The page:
Updated: Jul 27, 2021
If you want to build or remodel a tiled shower, choosing the right kind of tile is not only a design decision. Although it is often common to think that color, texture, or layout are the deciding factors when choosing the type of tile to be used, are others equally or more critical factors to consider. In this post, we will deal with some of them in relative depth. Which tile to choose? That is the question.
Utah’s construction market offers so many types of tiles and different places to get them. Prices can vary between $ 0.25 to $ 25 per square foot approx; it is good to ask ourselves: Where will we install the tile? If the answer is in the shower, we have to know that different tile uses are inside the shower: shower floor, walls, and ceiling.
The shower floor has high exposure to water and, as such, is one of the floors that suffers the most wear during use. Therefore, We must consider that more outstanding care is required when choosing the tile that we will install.
Although We can use different tiles on the shower floor, it is always highly recommended to use small formats. This recommendation is because the grout lines will have a greater concentration and, as a consequence, a better grip. Therefore, the probability of slipping accidents will decrease. Another advantage of the small format is to smooth the transition between pieces caused by the slope of the shower floor, showing a better finish and consistent result.
Regarding the type of tile to use on the shower floor, it is not advisable to utilize natural stones such as marble or travertine. While this type of material is usually sealed as part of the installation, circular stains or discolorations will begin to appear on different parts of the shower floor after a few months or years. That occurs because natural stones have pores and cracks that cannot be seen with the naked eye but that over time begin to leak water into the interior. Thus, we could say that they act like sponges, capturing small amounts of water within themselves.
Porcelain or ceramic are perfect options for the shower floor since these materials do not have pores; therefore, they repel water more efficiently. As a result, over the years, it does not suffer discoloration caused by water accumulation. Although ceramic tile may show a lack of color or wear in some areas, these are due to the quality of the product and not to the water’s exposure. Later we will talk about the quality of the tiles.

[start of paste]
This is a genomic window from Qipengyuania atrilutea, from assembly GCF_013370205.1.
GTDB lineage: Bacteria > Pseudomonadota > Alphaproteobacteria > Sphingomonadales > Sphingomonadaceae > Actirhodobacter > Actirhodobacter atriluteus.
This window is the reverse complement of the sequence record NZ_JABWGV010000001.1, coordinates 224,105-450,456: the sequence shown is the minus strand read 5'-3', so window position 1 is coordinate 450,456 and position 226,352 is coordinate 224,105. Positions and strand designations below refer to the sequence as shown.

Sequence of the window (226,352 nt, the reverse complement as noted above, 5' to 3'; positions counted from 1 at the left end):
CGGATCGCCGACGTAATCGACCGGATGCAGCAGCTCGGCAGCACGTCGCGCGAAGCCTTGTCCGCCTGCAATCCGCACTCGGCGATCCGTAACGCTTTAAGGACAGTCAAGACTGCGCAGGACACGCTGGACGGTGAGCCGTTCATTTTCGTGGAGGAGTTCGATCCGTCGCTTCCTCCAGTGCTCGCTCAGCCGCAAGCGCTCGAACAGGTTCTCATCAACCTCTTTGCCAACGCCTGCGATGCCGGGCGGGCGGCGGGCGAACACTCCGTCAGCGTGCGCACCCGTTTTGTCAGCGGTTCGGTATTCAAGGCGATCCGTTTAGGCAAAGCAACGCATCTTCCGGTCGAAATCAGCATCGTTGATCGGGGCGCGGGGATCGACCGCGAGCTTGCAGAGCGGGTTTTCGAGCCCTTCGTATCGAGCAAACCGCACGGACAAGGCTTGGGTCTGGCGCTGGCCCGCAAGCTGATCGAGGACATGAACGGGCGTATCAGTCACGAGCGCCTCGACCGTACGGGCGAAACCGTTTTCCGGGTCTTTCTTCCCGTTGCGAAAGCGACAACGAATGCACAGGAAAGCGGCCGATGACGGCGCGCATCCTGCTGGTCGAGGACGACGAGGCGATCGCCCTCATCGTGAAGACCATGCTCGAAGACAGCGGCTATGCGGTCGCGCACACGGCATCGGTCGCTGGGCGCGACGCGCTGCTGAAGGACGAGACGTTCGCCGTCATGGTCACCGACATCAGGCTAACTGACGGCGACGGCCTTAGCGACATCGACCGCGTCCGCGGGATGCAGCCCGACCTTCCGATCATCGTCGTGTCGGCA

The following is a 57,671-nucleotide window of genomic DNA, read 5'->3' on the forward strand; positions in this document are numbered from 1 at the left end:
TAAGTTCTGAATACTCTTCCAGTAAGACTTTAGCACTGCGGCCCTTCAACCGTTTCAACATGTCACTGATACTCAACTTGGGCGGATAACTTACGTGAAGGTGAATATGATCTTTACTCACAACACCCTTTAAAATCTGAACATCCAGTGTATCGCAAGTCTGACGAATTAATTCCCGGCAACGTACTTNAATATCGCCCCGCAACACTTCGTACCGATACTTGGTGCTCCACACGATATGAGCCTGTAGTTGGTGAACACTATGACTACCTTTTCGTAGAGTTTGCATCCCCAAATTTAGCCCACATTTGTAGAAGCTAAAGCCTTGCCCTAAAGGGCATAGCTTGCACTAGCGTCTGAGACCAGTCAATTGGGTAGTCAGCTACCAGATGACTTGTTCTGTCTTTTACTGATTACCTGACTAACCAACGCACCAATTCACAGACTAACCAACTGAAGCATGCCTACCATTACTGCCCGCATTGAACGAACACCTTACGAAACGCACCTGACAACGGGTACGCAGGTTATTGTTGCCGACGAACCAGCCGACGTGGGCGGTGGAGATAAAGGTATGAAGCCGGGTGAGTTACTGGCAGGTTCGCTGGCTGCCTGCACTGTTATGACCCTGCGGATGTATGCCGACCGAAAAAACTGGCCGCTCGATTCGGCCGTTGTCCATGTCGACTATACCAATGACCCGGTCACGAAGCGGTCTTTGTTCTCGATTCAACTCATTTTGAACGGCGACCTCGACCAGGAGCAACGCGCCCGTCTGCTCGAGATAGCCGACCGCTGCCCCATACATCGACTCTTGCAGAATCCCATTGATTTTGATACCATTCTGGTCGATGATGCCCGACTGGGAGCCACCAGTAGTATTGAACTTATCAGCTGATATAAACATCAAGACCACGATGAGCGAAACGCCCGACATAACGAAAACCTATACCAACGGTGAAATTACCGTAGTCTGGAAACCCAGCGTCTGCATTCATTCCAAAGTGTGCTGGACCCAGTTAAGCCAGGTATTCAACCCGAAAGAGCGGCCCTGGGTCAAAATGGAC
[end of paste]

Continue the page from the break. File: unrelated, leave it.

Walls, given their verticality, are less likely to accumulate water inside unless there is a water leak in them (within this blog, there is a post that deals with this issue). Instead, this part of the shower is more exposed to steam and soap scum. Thanks to this, it is possible to be more versatile in the size and kind of tile used. The big problem to consider is the difficulty in keeping the walls clean. Small-format tiles naturally have more grout lines. Depending on the type of grout used and the sealing treatment applied to them, these lines tend to accumulate traces of soap and dirt quickly. Thus, we could say that small tile walls need more care to keep them clean.
Another critical point is the type of tile that is installed on the walls. Natural stones such as marble, granite, or travertine need to be sealed periodically; some manufacturers recommend sealing every 12 months; however, better results are obtained by increasing the frequency of sealing. To my clients, I usually recommend sealing these stones in showers every six months. On the opposite side are the glass and porcelain tiles without embossed. These are easier to maintain since they do not need a periodic seal. In addition, as they do not have pores and cracks, like natural stones, they are easier to clean and maintain in optimal conditions.
Finally, talking about the ceiling is becoming more and more common in remodeling and new construction tile ceilings. Tiling ceiling is a tremendous challenge for tile installers because of the installation difficulty and the knowledge required to complete the installation successfully. Although today there are modified thinset designed to improve the adherence of the tile in areas such as the ceiling, it should be considered the expansion and contraction of materials; there is a probability that with time and use, the tile will come off to reduce this risk, it is advisable to use medium or small formats tile in the ceiling, preferably light ones.
Ceramic and some glasses are very light, and when combined with the appropriate thinset, Installation can achieve excellent results and durability. However, in the opposite case, large-format tiles and natural stone tend to be heavier and less recommended to be installed in the ceiling.
As for how to evaluate the quality of the tiles, I like to use the two-step test:
The first step, put two pieces of tiles together, preferably taken from different boxes, and check if the size of both is the same. It is more common to see differences in height size in ceramics and porcelains than you think. The problem with size differences is that the grout lines will lose consistency and look uneven with a sloppy appearance, even though the difference between the pieces is only 1/32 inch.
In the second step, put the same tile face to face and look at them horizontally, checking that a light is not seen between both parts. Again, the tile pieces must be completely smooth and straight; they must not have a banana shape. To be sure, repeat this test from the back. When the tiles are not flat, the corners of the tiles will stand out on the wall, causing unevenness, undulations, and thickening of the grout lines.
In conclusion, I can highlight that not all tiles are for all uses. Although the color, format, or design are essential, you must also consider other factors such as their quality, usefulness, and safety. Which tile to choose? After reading this post, I hope you know the answer to the question.